The debates around legalizing sexwork have been going on for years. And two of the big arguments against it are claims that sexwork increases the rates of sexually transmitted infections and leads to trafficking. Sexwork advocates say that these are the result of it being illegal and that, if we legalized it, things would improve.
Kate McCombs, one of my former sex education workshop presenters, has been living in Australia and blogging for mysexprofessor.com. She has a post about the effects of legal sexwork in the state of Victoria, Australia. And wouldn’t you know it- legalizing sexwork works!
Male, female, and transgender sex workers in Victoria are required to undergo monthly checks for chlamydia, gonorrhea, and trichomonas, and tri-monthly blood tests for HIV and syphilis. Sex workers who work in the legal system have significantly lower rates of all the aforementioned STIs than the general population of Victoria. This is attributed to widespread condom use, good health education for and among sex workers, regular STI testing, and the simple fact that sex work is legal, since this status gives sex workers more negotiating power. Interestingly, recent research has suggested that the STI tests could be required every three and six months, respectively, and still provide the same low levels of STIs. Also of note, the few STI diagnoses that do occur among sex workers working within the legal system are nearly always from non-transactional (i.e. private relationship) partners, not clients.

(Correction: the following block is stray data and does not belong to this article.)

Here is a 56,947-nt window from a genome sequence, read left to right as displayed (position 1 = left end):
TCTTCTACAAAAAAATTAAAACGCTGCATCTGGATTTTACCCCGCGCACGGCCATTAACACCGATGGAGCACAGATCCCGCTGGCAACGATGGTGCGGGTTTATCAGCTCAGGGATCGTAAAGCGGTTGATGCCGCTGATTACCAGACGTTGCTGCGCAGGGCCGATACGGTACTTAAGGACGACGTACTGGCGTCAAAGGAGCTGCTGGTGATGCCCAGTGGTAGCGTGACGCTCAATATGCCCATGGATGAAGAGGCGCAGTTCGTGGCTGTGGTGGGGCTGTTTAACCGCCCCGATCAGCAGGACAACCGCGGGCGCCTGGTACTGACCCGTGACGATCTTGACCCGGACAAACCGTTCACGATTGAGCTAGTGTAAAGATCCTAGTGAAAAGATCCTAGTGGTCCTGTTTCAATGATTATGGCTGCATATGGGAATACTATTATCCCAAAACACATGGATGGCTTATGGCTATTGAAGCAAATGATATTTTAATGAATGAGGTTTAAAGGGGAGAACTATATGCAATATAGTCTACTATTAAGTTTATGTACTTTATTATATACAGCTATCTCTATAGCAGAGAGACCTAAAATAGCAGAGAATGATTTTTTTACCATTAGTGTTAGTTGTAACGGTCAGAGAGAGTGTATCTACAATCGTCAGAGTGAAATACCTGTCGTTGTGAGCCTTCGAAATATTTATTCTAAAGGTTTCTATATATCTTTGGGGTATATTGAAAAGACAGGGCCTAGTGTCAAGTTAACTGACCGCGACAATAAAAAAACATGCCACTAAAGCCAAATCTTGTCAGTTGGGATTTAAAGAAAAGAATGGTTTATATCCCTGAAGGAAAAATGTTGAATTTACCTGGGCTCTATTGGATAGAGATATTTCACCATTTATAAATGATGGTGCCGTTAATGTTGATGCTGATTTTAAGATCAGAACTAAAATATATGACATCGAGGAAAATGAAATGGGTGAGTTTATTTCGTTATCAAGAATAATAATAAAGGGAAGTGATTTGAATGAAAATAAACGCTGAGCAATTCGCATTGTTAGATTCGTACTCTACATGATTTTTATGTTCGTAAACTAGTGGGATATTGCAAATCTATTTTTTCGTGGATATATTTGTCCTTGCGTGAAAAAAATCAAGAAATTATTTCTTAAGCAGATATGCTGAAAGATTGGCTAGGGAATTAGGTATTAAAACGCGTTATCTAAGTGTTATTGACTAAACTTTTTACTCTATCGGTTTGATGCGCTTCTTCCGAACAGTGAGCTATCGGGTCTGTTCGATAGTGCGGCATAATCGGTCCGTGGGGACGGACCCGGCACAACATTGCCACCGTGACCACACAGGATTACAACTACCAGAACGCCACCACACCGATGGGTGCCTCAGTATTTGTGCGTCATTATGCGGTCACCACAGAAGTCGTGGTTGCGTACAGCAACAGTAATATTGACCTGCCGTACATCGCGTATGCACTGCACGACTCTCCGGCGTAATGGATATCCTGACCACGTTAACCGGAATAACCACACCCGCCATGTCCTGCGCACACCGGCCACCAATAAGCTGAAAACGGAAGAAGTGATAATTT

One of the concerns I hear frequently in regards to sex work is about trafficking; that is, sex work that is forced or coerced, and involves transporting people from one country to another. Trafficking is illegal in all of Australia and the police are very aware of the issue. I went to a lecture about sex work given by members of Melbourne’s St. Kilda police force wherein they discussed trafficking in Melbourne. What I found most compelling about their talk was how they believed sex workers themselves (those working in the legal and illegal systems) were one of the best resources for reducing trafficking. The police officers spoke from experience, discussing how sex workers inform them when coerced or underage sex work is happening in their neighborhoods. I imagine this kind of dialogue would be difficult or impossible if sex workers faced harsh legal penalties if exposed to the police.
This is exactly what sexwork advocates in the US and elsewhere have been saying for years. Sexwork happens in all societies, despite the many cultural and legal prohibitions. And all too often, sexworkers are blamed for the harms that result from a system that denigrates and demonizes them. But those harms are not inherently part of sexwork, as Kate’s observation of Australia’s experience shows.
Check out the rest of her post for more information on the topic.